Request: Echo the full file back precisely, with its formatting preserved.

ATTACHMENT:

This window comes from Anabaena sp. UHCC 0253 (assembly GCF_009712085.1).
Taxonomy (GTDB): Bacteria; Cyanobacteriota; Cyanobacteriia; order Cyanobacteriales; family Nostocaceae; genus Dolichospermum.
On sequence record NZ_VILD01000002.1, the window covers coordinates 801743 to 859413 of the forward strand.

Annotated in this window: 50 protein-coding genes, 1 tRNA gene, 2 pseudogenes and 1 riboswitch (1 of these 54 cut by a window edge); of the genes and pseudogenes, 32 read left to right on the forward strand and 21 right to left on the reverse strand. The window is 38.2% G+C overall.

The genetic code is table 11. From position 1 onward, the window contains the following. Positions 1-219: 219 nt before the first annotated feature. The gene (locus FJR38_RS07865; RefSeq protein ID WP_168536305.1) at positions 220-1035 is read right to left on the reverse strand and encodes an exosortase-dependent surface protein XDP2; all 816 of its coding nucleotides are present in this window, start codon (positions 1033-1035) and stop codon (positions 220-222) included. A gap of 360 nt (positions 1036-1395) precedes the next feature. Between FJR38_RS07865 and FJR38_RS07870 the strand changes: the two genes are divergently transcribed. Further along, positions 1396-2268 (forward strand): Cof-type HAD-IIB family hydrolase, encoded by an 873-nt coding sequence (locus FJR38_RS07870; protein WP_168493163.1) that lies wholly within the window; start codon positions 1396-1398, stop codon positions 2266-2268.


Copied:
This window comes from Anabaena sp. UHCC 0253 (assembly GCF_009712085.1).
Taxonomy (GTDB): Bacteria; Cyanobacteriota; Cyanobacteriia; order Cyanobacteriales; family Nostocaceae; genus Dolichospermum.
On sequence record NZ_VILD01000002.1, the window covers coordinates 801743 to 859413 of the forward strand.

Annotated in this window: 50 protein-coding genes, 1 tRNA gene, 2 pseudogenes and 1 riboswitch (1 of these 54 cut by a window edge); of the genes and pseudogenes, 32 read left to right on the forward strand and 21 right to left on the reverse strand. The window is 38.2% G+C overall.

The genetic code is table 11. From position 1 onward, the window contains the following. Positions 1-219: 219 nt before the first annotated feature. The gene (locus FJR38_RS07865; RefSeq protein ID WP_168536305.1) at positions 220-1035 is read right to left on the reverse strand and encodes an exosortase-dependent surface protein XDP2; all 816 of its coding nucleotides are present in this window, start codon (positions 1033-1035) and stop codon (positions 220-222) included. A gap of 360 nt (positions 1036-1395) precedes the next feature. Between FJR38_RS07865 and FJR38_RS07870 the strand changes: the two genes are divergently transcribed. Further along, positions 1396-2268 (forward strand): Cof-type HAD-IIB family hydrolase, encoded by an 873-nt coding sequence (locus FJR38_RS07870; protein WP_168493163.1) that lies wholly within the window; start codon positions 1396-1398, stop codon positions 2266-2268.